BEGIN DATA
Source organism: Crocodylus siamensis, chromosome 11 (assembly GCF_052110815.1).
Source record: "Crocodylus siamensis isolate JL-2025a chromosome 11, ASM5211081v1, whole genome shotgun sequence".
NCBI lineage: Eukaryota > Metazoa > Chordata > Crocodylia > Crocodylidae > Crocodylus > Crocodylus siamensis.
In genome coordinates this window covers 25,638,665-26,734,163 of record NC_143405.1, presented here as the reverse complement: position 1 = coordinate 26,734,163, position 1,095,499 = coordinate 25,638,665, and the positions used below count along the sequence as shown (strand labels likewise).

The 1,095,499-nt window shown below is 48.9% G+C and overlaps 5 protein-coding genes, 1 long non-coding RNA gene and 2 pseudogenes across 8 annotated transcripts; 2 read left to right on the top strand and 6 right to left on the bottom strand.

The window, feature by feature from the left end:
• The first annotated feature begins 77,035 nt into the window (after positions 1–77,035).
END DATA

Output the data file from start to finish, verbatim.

Source organism: Crocodylus siamensis, chromosome 11 (assembly GCF_052110815.1).
Source record: "Crocodylus siamensis isolate JL-2025a chromosome 11, ASM5211081v1, whole genome shotgun sequence".
NCBI lineage: Eukaryota > Metazoa > Chordata > Crocodylia > Crocodylidae > Crocodylus > Crocodylus siamensis.
In genome coordinates this window covers 25,638,665-26,734,163 of record NC_143405.1, presented here as the reverse complement: position 1 = coordinate 26,734,163, position 1,095,499 = coordinate 25,638,665, and the positions used below count along the sequence as shown (strand labels likewise).

The 1,095,499-nt window shown below is 48.9% G+C and overlaps 5 protein-coding genes, 1 long non-coding RNA gene and 2 pseudogenes across 8 annotated transcripts; 2 read left to right on the top strand and 6 right to left on the bottom strand.

The window, feature by feature from the left end:
• The first annotated feature begins 77,035 nt into the window (after positions 1–77,035).